Difference between revisions of "Hello Robot"

Jump to: navigation , search
(Step 4: Run an Example Program)
Line 262: Line 262:
  
 
</div>
 
</div>
 
<div class="content-block">
 
 
== Next Steps ==
 
 
'''You've done it!''' Now that you've successfully completed the installation guide, there is much more to learn.
 

Revision as of 20:15, 8 November 2016


You've set up your Robot and the Development PC. This page will show you how to communicate with the robot, moving the arms, and allowing him to say "Hello!" to your lab

Required Hardware

Step 1: Setup ROS Environment

Upon compilation of our catkin workspace, the generated devel folder in the root of our catkin workspace will contain a setup script which informs the ROS environment of our compiled catkin workspace and the packages therein. The root of the catkin workspace that we created is located at ~/ros_ws.

# Move to root of our catkin workspace
$ cd ~/ros_ws

If the devel folder is not available in the root of your catkin_ws, your catkin/ROS workspace (~/ros_ws) is not yet compiled:

ROS Indigo

$ source /opt/ros/indigo/setup.bash
$ catkin_make


Source ROS Environment Setup Script

Intera.sh ROS Environment Setup

# Source intera.sh script
$ ./intera.sh


Step 2: Verify ROS Connectivity

In this step, we will verify communication to and from Sawyer and our development workstation.

Verify ROS Master Ping

The development workstation must be able to resolve the ROS Master (running on Sawyer). This is defined by the ROS_MASTER_URI which has been set. This ROS_MASTER_URI is typically the ROBOT_HOSTNAME configured (your robot serial number by default).

# Identify the ROS Master location
$ env | grep ROS_MASTER_URI

The result (example): ROS_MASTER_URI=http://011303P0017.local:11311 011303P0017.local in this case is the location of our ROS Master. The development PC must be able to resolve and communicate with this Master.

Verify ability ping our ROS Master:

$ ping <our ROS Master>
# Example
$ ping 011303P0017.local

View Available ROS Topics

Now that we have identified our ROS Master is available on our network, lets view the available rostopics:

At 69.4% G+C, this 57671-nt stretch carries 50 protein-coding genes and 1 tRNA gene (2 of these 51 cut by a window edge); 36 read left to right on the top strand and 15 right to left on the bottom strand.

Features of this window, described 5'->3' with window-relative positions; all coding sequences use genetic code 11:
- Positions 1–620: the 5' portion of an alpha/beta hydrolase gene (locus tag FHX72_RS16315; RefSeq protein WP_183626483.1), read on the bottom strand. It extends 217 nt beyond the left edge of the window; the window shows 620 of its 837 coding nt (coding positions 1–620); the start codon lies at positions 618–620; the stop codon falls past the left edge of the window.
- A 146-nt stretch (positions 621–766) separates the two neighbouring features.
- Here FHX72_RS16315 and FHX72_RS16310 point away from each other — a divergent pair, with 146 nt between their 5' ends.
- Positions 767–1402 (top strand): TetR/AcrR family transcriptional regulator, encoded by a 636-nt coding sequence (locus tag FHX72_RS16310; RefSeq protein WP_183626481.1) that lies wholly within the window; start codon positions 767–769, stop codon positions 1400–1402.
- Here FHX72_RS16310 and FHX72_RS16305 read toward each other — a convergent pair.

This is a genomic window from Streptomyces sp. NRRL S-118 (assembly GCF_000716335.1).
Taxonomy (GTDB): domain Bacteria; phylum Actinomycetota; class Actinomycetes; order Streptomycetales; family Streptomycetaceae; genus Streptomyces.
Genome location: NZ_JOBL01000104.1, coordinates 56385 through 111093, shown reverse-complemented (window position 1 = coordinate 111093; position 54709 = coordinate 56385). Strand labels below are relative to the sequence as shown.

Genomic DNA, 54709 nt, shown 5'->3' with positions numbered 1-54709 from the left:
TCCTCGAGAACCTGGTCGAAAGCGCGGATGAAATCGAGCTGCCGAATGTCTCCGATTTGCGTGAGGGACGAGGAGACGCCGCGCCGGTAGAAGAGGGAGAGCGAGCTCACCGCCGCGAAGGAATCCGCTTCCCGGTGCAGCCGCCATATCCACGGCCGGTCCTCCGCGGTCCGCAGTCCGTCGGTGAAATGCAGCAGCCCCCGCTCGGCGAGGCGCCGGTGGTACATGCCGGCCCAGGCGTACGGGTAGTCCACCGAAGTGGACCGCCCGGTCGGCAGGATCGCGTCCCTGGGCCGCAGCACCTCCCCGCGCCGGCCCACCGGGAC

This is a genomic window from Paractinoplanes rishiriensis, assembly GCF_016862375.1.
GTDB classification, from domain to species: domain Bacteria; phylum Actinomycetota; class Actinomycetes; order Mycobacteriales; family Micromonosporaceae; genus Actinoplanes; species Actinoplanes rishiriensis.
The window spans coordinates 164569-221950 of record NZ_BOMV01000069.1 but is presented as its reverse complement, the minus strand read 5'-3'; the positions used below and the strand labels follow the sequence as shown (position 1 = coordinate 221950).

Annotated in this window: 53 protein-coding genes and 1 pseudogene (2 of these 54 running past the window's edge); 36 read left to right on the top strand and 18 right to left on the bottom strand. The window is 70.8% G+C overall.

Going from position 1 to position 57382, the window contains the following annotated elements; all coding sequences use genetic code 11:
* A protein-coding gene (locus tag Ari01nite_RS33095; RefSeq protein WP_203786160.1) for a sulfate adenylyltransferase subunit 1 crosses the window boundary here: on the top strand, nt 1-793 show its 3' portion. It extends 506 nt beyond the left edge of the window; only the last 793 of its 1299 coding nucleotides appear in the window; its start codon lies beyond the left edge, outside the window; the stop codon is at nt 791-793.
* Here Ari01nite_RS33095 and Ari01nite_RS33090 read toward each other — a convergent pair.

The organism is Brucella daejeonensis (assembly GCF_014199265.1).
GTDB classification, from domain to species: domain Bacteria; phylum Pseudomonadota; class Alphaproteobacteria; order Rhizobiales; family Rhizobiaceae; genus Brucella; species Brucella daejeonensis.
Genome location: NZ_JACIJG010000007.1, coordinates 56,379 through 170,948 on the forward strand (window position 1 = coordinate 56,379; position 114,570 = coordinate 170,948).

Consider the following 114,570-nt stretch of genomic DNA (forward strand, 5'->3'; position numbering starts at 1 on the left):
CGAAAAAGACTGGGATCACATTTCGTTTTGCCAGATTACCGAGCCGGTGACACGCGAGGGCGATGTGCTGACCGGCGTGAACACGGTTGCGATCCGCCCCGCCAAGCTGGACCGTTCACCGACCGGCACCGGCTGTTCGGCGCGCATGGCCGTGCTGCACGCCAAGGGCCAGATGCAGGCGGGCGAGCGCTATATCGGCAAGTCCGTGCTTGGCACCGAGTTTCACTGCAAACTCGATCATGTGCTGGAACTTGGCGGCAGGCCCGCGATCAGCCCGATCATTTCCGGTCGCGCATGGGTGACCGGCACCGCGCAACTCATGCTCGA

$ rostopic list

Verify Development Workstation Ping

We have verified communication from the development pc to the robot. Now we will SSH to Sawyer and verify communication from Sawyer to the development PC.

Sawyer must be able to resolve ROS_IP or ROS_HOSTNAME (only one should be set) which has been set.

Identify your ROS_IP or ROS_HOSTNAME set ( ROS_IP was previously recommended):

ROS_IP

# Identify your ROS_IP
$ env | grep ROS_IP

The result (example): ROS_IP=192.168.101.99

192.168.101.99 in this case is the IP address which must be resolvable to Sawyer and all other ROS processes.

ROS_HOSTNAME

# Identify your ROS_HOSTNAME
$ env | grep ROS_HOSTNAME

The result (example): ROS_HOSTNAME=yoda

yoda in this case is the Hostname which must be resolvable to Sawyer and all other ROS processes.


We will now SSH to Sawyer and verify the ability to communicate with this development PC. For SSH access, please use the ROS Master (ROBOT_HOSTNAME) identified above.

$ ssh ruser@<our ROS Master>

# Password: rethink

# Example:
$ ssh ruser@011303P0017.local

# Now that we have SSH'd into the robot, verify that we are able to ping back to the development PC
ruser@p99 ~ $ ping <ROS_IP/ROS_HOSTNAME>

# Examples:
# ROS_IP
ruser@p99 ~ $ ping 192.168.101.99
# ROS_HOSTNAME
ruser@p99 ~ $ ping yoda

We can now exit our SSH session on the robot:

ruser@p99 ~ $ exit

Echo a ROS Topic